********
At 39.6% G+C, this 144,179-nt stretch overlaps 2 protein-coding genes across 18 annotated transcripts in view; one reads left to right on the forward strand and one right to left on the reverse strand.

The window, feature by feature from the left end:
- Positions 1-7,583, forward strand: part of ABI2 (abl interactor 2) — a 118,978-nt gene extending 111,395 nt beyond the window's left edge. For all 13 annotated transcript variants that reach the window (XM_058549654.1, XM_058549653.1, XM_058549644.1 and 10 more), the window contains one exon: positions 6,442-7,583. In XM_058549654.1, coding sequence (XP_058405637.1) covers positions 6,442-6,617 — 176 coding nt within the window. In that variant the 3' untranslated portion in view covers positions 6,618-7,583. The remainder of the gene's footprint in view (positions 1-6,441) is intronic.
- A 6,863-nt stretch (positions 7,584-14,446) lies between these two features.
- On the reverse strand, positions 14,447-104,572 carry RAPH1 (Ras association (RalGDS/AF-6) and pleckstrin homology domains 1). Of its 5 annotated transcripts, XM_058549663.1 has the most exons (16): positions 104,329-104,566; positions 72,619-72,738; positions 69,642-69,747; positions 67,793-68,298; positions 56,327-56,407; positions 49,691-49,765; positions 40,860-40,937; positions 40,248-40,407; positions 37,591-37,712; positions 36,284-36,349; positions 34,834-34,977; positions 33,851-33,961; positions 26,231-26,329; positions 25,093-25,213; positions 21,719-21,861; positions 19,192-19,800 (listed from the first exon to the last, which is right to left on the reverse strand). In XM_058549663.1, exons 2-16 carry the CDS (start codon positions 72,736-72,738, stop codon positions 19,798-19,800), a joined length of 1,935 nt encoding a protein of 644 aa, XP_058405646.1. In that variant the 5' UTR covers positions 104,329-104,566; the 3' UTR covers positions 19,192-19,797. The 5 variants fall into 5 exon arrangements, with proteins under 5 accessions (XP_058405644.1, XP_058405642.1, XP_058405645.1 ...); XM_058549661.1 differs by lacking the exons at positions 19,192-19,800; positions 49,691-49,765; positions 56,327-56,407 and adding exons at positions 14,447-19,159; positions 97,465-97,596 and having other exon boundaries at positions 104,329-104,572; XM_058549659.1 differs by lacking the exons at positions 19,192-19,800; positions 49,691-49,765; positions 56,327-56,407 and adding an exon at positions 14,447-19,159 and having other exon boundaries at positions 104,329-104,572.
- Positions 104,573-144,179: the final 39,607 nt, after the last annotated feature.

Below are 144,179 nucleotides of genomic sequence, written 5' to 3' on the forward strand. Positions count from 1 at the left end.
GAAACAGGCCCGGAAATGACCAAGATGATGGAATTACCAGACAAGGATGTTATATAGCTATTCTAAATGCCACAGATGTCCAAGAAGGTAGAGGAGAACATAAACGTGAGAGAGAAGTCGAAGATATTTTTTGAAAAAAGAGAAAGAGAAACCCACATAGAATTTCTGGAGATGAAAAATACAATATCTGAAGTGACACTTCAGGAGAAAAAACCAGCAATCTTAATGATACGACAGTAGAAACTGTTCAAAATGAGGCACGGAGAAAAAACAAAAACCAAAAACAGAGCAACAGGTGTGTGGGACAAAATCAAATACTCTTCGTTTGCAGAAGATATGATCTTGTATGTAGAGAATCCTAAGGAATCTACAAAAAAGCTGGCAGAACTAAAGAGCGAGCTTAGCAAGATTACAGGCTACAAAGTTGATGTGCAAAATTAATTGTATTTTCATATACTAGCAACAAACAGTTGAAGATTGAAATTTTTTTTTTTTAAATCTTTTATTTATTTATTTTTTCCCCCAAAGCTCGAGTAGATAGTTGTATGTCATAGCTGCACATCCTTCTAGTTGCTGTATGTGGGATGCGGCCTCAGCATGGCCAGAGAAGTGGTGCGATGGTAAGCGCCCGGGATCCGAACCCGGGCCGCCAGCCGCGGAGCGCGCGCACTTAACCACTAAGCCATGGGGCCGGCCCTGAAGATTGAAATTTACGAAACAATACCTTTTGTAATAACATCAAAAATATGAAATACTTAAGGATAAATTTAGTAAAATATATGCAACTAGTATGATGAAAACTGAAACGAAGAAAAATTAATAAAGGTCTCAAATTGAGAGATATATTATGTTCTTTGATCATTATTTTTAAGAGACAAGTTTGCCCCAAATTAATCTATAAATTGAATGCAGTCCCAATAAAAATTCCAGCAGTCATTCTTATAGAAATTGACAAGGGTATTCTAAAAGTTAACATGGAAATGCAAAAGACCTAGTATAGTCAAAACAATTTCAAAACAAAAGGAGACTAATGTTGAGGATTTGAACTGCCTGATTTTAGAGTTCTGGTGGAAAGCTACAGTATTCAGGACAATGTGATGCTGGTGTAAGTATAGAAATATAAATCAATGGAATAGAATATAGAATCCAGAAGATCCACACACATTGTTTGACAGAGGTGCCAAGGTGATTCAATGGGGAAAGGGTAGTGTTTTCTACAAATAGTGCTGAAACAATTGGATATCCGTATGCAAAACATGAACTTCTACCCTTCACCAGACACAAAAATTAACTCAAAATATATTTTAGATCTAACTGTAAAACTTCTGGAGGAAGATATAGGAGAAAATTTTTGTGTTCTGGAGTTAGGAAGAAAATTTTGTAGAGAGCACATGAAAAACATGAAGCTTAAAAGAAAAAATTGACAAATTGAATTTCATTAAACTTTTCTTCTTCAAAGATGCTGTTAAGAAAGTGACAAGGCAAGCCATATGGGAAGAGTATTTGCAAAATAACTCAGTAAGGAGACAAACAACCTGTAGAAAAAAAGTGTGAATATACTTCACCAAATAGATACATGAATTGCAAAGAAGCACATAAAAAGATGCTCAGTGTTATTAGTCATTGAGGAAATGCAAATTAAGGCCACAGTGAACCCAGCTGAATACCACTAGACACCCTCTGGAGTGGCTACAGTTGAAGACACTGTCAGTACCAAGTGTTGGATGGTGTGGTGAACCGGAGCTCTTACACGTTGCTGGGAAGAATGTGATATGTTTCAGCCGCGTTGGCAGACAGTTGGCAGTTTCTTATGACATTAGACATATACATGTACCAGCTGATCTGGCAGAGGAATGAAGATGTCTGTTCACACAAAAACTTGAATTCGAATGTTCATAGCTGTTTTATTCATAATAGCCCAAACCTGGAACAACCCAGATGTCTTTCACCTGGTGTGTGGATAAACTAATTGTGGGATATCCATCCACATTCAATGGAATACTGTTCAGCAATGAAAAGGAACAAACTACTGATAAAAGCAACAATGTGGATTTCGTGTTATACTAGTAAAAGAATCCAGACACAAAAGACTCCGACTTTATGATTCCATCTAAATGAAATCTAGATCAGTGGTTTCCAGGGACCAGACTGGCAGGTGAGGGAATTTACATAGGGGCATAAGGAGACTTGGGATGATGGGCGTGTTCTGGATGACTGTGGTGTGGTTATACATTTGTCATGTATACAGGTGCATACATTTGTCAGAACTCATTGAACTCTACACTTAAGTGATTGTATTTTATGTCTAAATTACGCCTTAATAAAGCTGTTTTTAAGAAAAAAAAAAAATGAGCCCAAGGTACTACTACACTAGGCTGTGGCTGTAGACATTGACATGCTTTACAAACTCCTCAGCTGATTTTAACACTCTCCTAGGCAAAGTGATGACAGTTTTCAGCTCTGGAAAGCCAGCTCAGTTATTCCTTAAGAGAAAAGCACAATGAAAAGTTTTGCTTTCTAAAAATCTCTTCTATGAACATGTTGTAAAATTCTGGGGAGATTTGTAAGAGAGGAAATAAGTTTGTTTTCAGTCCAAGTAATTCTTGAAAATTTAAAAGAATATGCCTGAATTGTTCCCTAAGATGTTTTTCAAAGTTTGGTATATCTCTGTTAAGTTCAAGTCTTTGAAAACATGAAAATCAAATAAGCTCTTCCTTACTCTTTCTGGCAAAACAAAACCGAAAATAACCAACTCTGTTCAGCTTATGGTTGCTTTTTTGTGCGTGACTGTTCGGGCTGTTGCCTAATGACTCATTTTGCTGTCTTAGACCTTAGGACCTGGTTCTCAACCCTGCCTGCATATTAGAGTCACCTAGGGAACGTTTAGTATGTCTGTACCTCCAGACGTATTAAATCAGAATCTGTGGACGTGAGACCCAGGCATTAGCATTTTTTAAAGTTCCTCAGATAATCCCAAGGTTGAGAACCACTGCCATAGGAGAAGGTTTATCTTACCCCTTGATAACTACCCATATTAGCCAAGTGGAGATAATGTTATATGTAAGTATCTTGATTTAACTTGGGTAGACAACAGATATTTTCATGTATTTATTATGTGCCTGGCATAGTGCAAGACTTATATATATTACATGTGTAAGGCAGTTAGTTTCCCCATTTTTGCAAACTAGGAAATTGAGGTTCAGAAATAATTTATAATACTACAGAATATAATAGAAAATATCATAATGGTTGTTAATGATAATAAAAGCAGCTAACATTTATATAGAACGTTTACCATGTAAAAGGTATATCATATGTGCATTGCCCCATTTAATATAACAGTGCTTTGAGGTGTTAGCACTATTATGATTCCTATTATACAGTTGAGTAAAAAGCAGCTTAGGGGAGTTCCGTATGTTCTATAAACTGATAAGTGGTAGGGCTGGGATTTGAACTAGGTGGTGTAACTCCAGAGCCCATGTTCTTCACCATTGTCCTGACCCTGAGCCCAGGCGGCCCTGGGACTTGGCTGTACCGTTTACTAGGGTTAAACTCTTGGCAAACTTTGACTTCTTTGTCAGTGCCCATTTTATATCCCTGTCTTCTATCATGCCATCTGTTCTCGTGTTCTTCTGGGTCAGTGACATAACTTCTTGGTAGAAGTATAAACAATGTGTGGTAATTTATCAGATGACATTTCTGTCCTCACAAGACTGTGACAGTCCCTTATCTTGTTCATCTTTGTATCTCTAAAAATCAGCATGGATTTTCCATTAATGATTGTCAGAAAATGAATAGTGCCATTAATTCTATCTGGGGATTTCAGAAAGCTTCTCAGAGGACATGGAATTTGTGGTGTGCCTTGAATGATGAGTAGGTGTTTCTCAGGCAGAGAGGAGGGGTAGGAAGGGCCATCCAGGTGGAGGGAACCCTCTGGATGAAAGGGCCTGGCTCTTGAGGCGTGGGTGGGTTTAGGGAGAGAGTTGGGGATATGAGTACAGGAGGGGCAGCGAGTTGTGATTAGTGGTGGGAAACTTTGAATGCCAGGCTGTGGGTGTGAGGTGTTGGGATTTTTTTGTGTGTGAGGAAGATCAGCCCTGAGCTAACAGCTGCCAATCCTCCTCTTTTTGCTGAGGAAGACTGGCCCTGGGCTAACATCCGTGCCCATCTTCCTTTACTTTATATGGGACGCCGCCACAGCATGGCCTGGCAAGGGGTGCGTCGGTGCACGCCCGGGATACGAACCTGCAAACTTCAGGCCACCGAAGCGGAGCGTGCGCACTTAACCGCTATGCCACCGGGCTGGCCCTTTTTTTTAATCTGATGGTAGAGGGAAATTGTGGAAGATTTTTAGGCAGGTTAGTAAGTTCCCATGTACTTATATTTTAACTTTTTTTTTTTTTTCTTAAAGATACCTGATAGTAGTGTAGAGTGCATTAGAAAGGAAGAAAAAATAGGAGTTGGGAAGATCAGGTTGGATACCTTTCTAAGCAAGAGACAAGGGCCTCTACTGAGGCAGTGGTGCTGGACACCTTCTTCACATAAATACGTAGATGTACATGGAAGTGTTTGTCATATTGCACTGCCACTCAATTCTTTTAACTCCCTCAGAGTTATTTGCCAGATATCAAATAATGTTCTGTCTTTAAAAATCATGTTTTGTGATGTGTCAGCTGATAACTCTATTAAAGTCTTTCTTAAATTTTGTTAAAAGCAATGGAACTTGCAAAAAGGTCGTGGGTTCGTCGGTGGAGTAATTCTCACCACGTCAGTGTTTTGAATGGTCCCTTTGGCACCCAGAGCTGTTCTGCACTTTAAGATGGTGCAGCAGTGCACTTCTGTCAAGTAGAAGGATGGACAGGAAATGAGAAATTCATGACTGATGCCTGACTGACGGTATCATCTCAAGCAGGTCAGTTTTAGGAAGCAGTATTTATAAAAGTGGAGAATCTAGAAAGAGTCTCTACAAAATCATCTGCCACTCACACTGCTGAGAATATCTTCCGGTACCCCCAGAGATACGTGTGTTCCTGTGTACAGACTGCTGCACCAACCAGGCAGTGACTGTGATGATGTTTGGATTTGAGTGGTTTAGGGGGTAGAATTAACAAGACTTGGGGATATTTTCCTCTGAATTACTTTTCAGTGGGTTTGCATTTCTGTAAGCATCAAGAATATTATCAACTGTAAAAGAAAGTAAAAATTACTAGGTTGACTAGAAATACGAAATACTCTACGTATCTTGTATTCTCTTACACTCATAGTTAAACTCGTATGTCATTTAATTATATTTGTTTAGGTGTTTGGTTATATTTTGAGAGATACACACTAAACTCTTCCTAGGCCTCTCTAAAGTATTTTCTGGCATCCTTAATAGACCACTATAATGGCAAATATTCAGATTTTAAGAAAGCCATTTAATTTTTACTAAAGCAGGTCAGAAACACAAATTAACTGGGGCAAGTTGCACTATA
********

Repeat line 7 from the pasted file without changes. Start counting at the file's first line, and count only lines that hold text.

Below are 144,179 nucleotides of genomic sequence, written 5' to 3' on the forward strand. Positions count from 1 at the left end.